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Nurse Family Partnership

The Dilemma

The rate of teen pregnancy in the US is at a historical low, still roughly 1 in 4 girls will get pregnant before the age of 20. In 2015, that number amounted to 229,888 births. What happens to the moms who do get pregnant too young, too poor, too scared, with no healthcare or support?

Teen pregnancy is closely linked to a host of social issues. Compared to older mothers, teen mothers are less likely to get prenatal care, more likely to smoke and more likely to have a preterm or low-birthweight child. These children are twice as likely to suffer abuse and neglect in the home. All of these factors significantly increase infant mortality or health issues that reach far into adolescence or beyond.

But what about Mom’s future? 15 years old is pretty early in life to give up on your dreams. Only about half of teen moms get their high school diploma by age 22, and 30% cite pregnancy for dropping out altogether. Over 60% of these women will receive public benefits within the first year of becoming a mother.

Our Mother’s Day Movement 2017 beneficiary hits close to home, not only because they are our first US recipient, but because we are Moms who help Moms. Nurse-Family Partnership is an extraordinary organization that has nearly five decades of experience in making a difference in the lives of teen mothers and their babies.



Nurse-Family Partnership (NFP) helps transform the lives of vulnerable first-time moms and their babies. Through ongoing home visits from registered nurses, low-income, first-time moms receive the care and support they need to have a healthy pregnancy, provide responsible and competent care for their children, and become more economically self-sufficient. There are currently 32,430 families enrolled across 42 US states and the US Virgin Islands. NFP has 1,859 Nurse Home Visitors working to form a much-needed, trusted relationship with first-time moms—instilling confidence and empowering them to achieve a better life for their children, and themselves.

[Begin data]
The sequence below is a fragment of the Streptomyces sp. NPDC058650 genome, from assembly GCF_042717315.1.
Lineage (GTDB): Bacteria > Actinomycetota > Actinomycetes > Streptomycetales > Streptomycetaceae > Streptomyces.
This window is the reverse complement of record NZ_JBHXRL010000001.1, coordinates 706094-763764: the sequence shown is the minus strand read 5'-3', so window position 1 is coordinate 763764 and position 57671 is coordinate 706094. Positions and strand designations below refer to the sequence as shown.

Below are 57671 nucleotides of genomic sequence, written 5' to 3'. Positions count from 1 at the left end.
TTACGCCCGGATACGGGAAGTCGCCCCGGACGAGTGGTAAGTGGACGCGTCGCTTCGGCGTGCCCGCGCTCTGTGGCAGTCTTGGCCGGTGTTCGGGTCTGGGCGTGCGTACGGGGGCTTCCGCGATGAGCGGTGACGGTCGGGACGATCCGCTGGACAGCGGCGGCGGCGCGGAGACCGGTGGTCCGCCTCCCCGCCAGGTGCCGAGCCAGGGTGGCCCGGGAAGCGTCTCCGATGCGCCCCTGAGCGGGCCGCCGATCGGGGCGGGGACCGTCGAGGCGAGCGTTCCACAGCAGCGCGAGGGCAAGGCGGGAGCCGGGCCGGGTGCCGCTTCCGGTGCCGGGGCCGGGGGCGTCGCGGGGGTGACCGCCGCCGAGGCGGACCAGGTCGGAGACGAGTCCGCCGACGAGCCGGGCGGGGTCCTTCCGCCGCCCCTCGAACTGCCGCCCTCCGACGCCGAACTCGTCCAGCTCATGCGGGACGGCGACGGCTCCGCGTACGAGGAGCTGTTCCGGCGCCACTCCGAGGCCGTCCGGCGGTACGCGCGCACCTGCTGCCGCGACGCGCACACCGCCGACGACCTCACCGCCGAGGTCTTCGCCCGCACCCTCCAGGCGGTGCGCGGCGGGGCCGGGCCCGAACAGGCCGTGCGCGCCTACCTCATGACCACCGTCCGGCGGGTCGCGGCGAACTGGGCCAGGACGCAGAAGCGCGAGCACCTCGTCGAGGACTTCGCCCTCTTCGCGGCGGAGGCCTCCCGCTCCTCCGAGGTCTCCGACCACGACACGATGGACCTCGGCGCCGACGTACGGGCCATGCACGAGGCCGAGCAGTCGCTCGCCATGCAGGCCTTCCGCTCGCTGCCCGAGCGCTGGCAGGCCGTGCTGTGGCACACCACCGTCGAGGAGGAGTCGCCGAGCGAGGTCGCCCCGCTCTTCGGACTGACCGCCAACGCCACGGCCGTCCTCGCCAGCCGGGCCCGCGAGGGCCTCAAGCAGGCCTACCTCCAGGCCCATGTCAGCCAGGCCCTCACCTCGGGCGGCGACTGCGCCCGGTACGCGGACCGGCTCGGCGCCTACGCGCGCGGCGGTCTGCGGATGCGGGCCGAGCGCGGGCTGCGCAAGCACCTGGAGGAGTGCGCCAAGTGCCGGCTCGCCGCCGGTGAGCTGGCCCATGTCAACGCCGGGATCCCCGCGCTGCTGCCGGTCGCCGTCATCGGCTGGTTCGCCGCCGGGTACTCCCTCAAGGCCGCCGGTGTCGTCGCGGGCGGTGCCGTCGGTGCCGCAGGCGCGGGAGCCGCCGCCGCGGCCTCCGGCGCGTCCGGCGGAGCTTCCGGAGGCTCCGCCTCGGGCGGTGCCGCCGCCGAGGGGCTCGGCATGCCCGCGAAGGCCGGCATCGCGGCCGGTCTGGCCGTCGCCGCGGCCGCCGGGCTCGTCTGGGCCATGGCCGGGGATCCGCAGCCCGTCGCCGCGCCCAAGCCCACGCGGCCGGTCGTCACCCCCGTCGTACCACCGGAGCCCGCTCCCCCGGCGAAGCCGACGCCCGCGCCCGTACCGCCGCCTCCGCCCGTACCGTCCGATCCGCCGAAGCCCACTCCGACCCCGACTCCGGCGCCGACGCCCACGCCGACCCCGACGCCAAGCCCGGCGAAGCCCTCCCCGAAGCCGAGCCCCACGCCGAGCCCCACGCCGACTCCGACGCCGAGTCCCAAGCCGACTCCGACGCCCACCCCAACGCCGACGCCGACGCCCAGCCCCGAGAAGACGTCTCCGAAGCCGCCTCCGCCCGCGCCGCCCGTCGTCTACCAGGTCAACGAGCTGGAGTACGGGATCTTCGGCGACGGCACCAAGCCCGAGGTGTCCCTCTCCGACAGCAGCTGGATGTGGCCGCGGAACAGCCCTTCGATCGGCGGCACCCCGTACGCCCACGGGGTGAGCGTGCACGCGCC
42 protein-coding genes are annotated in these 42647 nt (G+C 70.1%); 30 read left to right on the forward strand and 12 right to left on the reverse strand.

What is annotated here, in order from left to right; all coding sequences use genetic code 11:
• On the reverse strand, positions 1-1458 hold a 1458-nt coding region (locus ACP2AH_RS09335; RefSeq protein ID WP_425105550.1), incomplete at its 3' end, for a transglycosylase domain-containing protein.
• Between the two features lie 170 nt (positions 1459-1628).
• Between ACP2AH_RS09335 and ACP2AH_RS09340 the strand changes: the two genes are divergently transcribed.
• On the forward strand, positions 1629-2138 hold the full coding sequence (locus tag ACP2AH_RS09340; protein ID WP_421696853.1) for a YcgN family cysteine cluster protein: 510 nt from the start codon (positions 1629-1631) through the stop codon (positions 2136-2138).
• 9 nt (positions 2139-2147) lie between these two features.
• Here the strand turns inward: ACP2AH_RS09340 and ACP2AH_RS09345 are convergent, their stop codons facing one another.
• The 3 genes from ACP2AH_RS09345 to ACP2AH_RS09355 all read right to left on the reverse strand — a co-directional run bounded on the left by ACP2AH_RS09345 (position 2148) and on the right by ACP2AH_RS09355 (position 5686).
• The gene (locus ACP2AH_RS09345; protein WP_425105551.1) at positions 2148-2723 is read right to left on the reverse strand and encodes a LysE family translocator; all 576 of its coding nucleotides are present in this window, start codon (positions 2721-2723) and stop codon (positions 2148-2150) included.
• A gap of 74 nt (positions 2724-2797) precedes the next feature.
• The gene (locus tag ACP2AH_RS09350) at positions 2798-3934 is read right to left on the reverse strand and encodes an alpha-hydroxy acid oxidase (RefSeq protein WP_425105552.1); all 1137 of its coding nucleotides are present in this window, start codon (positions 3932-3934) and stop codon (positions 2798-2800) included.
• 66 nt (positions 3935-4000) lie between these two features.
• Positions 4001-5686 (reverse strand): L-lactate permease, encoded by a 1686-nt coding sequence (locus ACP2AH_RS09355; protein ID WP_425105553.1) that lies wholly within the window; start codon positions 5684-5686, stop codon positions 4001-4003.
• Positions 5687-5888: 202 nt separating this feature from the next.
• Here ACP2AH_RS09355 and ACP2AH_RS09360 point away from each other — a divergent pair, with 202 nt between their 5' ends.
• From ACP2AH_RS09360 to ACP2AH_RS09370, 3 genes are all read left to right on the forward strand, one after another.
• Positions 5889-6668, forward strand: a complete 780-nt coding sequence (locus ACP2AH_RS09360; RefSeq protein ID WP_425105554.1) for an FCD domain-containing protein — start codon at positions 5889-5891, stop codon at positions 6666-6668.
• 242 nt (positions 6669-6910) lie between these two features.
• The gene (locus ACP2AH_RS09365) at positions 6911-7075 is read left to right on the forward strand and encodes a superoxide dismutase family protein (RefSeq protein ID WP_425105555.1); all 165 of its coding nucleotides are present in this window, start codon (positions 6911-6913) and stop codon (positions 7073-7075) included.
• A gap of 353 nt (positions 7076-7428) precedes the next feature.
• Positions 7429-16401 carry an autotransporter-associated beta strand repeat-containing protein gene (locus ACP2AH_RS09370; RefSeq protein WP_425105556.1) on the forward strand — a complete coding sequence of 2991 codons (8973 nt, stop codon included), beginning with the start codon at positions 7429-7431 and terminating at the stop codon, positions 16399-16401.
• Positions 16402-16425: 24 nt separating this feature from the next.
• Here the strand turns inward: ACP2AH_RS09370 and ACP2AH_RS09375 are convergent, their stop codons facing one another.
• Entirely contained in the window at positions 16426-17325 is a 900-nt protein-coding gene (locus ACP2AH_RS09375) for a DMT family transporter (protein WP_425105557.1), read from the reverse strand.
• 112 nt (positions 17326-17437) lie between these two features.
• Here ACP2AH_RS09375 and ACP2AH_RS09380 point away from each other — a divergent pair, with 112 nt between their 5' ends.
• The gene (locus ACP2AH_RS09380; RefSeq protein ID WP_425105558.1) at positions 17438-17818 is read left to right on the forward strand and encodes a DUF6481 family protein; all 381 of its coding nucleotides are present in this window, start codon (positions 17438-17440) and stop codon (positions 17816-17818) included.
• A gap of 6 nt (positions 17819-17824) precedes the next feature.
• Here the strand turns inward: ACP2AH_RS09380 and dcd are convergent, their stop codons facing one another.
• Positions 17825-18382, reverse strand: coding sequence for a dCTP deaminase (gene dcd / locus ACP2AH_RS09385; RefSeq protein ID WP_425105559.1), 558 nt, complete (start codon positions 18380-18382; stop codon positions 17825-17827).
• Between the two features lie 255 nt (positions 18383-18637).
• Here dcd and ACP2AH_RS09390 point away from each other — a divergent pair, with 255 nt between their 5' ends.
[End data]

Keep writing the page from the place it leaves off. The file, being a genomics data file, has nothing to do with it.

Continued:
The help of NFP has proven invaluable to these families and ultimately reduced the burden to the community.

  • 24% less smoking during pregnancy
  • 27% reduction in pregnancy-induced hypertension
  • 18% reduction in pre-term births
  • 60% reduction in risk of infant death
  • 12% increase in mothers who attempt to breastfeed
  • 23% increase in full immunization, ages 0-2


NFP FAMILIES & Challenges

Amanda — A Mom at 19, Amanda wasn’t sure how to protect herself and her newborn son from the choke hold of her abusive boyfriend; not until NFP was able to show her an escape.

Jessika — When Jessika got pregnant, her friends doubted she could be a good Mom. She was a recovering heroin addict, after all. And even though she had the support of her family, they knew she was going to need a lot of help.

Sam — After having called off her engagement, Sam realized she would need help with the baby that was soon to arrive in her life. But she needed more help than even she realized when baby Izobel’s kidneys required three surgeries.

Kim — Her Nurse Home Visitor raised a red flag when Kim’s blood pressure spiked during pregnancy. It was preeclampsia. She wasn’t ready for the baby to begin with, but especially not when he arrived two months early.



You can donate to The Mothers' Day Movement and generate funds to aid Nurse-Family Partnership. We need your help to increase our reach to eligible families in need beyond the 2-3% we are currently able to help. There is so much more we can do. 

The cost of the NFP program varies depending on the location. For example, the cost of the NFP program in South Carolina is estimated to cost $6,000 per family, and $9,600 per family in New York City. But the cost seems negligible when you consider that a small investment in the lives of these families today reduces the future burden to the community. Just take a look at the staggering statistics. 

Nurse-Family Partnership effects a:  

  • 48% reduction in child abuse and neglect 
  • 59% reduction in arrests among children at age 15
  • 72% fewer convictions of mothers 
  • 56% reduction in emergency room visits for accidents and poisonings 
  • 67% reduction in behavioral and intellectual problems at child age six 

a smart investment

“If communities are truly interested in making sound investments that will yield high public and private gains in both the long and short run, they would fare far better by investing in evidence- based, early child development initiatives like Nurse-Family Partnership than in professional sports stadiums or office towers.” 

- ROB GRUNEWALD Associate Economist, Federal Reserve Bank of Minneapolis